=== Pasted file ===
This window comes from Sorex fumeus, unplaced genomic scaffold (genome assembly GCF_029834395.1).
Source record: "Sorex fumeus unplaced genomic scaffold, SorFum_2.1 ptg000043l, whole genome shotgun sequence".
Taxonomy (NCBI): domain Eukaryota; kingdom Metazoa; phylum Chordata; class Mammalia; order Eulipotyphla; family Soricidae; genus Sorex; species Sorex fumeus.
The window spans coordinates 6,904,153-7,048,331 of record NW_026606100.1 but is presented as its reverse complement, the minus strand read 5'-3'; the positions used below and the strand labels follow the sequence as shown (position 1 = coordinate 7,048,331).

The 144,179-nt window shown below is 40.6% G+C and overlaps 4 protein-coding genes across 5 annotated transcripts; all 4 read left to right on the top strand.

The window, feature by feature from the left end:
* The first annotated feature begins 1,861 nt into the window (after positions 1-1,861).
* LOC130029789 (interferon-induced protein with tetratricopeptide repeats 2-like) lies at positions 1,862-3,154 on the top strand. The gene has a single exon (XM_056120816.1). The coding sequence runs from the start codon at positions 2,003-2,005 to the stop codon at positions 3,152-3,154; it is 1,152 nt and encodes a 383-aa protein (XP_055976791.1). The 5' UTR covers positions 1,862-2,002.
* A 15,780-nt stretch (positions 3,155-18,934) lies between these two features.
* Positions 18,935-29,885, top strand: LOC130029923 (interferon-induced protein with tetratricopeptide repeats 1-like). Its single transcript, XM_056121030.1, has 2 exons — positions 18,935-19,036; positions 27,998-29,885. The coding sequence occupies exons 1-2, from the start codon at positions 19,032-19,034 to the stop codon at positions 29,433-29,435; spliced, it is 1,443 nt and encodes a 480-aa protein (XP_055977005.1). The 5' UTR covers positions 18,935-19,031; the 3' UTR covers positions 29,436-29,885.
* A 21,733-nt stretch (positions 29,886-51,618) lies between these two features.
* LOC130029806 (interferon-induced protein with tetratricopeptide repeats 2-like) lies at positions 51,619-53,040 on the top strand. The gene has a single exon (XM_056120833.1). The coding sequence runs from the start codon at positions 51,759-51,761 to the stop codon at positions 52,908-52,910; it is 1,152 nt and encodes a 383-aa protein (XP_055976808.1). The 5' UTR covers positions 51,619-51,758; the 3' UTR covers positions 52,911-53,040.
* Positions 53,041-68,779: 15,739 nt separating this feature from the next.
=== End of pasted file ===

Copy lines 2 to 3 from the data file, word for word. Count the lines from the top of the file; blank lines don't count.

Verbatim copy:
Source record: "Sorex fumeus unplaced genomic scaffold, SorFum_2.1 ptg000043l, whole genome shotgun sequence".
Taxonomy (NCBI): domain Eukaryota; kingdom Metazoa; phylum Chordata; class Mammalia; order Eulipotyphla; family Soricidae; genus Sorex; species Sorex fumeus.